A teenage boy is haunted by Freddy Krueger in his dreams, and he believes that Freddy might be possessing him.
I’m a fan of Freddy Kruegar (Robert Englund, “A Nightmare on Elm Street III: Dream Warriors”). Just as a side note, before we get started: I had watched multiple entries in the “Nightmare on Elm Street” saga over the course of my life, but I had done so out of order; this time, as I make my way through them all, I intend to watch them in the correct order- thus eliminating any possibility of me missing anything. This was my first time viewing this entry, however, and for the first two thirds of the movie I was digging it… and then that third act happened.
Out of all the 80s slasher villains, I think Freddy Kruegar is by far the most creative, and his movies, even when they’re not all that great, usually have a few pretty compelling dream/kill sequences, and let’s be honest, when you’re looking for cheap 80s slasher flicks, isn’t that really all you need? This film starts off alright. There’s a great opening sequence where Freddy drives a school bus out into the desert and suddenly the ground opens up and the bus is left teetering on a small pillar, with what looks to be lava down below. The special effects are just the right amount of cheesy and creepy- the essential texture of Freddy’s Nightmare-worlds. I was freaking digging it!
Our main character, Jesse Walsh (Mark Patton, “Amityville: Evil Never Dies”) keeps seeing Freddy in his dreams, just as Nancy Thompson did in the first entry, only instead of Freddy trying to kill Jesse, Freddy is possessing Jesse to kill other people. The way this film handles the twist on the original film’s lore was actually pretty cool for a while, and they do some rather creative things with some of the kills- though there are a few rather stupid kills as well (locker room scene). There are some neat practical effects where parts of Jesse start to turn into Freddy- the arm transformation and the tongue scene both look really great (though, this does start to raise some issues with the rules- more on that in a minute). The film does start to fall into some of the same beats as the original film: ie. People not believing that Freddy is appearing to Jesse; trying different methods to stay awake- but I suppose that just comes with the franchise.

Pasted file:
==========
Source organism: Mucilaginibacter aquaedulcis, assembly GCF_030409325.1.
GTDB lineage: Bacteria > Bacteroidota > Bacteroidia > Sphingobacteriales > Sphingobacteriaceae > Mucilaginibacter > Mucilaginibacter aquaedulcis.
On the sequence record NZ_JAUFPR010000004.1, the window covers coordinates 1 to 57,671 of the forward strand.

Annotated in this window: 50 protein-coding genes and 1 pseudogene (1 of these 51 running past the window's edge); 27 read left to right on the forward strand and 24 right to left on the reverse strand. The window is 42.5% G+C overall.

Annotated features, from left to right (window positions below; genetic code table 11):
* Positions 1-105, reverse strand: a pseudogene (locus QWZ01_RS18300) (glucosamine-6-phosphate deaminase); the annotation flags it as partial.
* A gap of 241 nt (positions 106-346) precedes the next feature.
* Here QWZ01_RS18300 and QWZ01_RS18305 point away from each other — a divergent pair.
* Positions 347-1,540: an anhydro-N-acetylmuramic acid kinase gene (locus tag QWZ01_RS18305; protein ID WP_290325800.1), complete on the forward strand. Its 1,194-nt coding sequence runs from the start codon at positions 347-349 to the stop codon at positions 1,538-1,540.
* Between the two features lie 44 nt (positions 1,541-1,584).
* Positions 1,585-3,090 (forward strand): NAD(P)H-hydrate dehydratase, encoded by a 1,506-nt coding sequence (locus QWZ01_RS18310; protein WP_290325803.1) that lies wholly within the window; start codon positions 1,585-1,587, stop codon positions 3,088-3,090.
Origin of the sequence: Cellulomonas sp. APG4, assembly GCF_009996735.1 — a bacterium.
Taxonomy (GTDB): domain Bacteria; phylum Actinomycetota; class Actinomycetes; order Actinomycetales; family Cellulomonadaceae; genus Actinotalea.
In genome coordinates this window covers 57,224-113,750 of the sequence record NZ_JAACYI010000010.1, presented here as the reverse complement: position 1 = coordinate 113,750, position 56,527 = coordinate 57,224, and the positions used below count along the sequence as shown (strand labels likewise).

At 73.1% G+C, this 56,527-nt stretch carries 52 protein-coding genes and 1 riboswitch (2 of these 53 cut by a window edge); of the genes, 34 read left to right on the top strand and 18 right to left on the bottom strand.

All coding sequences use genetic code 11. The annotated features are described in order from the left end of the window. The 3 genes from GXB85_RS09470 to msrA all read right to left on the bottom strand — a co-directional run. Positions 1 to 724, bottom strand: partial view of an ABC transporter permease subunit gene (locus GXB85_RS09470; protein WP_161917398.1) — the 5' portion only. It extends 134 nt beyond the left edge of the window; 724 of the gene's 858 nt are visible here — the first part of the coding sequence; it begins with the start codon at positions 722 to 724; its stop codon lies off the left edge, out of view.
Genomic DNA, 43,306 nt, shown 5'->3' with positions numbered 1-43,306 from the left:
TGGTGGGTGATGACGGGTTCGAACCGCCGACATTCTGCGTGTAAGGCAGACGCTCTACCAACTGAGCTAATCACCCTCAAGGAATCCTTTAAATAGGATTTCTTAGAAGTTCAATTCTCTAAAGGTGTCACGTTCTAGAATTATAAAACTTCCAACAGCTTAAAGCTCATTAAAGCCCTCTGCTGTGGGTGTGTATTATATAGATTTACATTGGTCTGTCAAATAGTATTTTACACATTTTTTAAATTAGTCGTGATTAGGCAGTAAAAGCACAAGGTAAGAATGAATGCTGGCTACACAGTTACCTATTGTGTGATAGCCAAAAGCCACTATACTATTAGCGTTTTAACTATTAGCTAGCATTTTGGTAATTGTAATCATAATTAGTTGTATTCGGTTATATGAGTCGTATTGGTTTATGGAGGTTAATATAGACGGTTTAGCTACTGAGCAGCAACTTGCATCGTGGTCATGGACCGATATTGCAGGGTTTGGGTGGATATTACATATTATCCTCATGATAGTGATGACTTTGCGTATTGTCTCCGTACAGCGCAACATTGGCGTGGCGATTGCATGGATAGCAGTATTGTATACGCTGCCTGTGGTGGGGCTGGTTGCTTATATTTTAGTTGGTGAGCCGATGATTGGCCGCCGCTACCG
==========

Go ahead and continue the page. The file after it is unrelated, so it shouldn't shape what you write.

The problems really start in the third act when the movie just takes a nose dive. The rules in the first film establish that Freddy needs to be in the dreamworld to have power, but then Nancy is also able to pull Freddy out of the dreamworld into the real world, where she has the upper hand and is able to kill him by taking away his power. Cool, so far so good. In this film, the rules are stretched to say that, when the kid is asleep, he can manipulate/possess them into killing in the real world; I can still buy that. But there’s a part in this film where Freddy is suddenly able to appear to an entire pool full of kids that are having a party, and without hesitating he begins massacring them. I sort of started to check out at that point, because they’d thrown all of their own rules out the window. Don’t you have to be asleep to get attacked by Freddy? How is he able to manifest himself suddenly outside the dreamworld? They toss all logic and rules out the window, and suddenly I don’t care anymore.
There are some really cool special effects and a few good deaths, but that’s about it honestly. As a side note there’s also a fair amount of relatively humorous homoeroticism that I’m not sure was included purposefully. The scene where Jesse needs to stay up so he asks his friend in boxer shorts to watch him; the locker room scene where a guy is tied up, stripped, and whipped (in soft, steamy, blue lighting) before Krueger kills him.
For the first two acts there were some cool moments, so I don’t think this film is entirely a wash, but it’s also not all that good. I suppose if you like Freddy as a villain (like myself), then this has a few good Freddy moments, but unless you’re a huge “Nightmare on Elm Street” fan, you probably don’t have any need to see this.
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